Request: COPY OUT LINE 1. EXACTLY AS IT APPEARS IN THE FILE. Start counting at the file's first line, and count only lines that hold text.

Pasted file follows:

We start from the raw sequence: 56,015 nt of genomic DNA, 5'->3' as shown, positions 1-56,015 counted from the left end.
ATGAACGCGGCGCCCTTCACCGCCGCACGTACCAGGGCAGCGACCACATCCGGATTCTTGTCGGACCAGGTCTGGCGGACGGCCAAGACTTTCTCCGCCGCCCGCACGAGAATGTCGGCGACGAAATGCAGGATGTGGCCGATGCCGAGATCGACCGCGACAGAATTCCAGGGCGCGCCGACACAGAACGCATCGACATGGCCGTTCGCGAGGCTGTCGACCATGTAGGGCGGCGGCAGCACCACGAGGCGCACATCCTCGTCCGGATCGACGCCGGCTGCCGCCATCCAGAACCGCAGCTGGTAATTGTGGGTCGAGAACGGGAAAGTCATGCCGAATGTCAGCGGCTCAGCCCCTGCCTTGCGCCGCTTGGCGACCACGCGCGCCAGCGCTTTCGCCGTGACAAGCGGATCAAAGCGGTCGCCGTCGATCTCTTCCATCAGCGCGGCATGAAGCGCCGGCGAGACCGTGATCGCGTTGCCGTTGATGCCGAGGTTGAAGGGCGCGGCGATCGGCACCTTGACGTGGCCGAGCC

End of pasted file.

We start from the raw sequence: 56,015 nt of genomic DNA, 5'->3' as shown, positions 1-56,015 counted from the left end.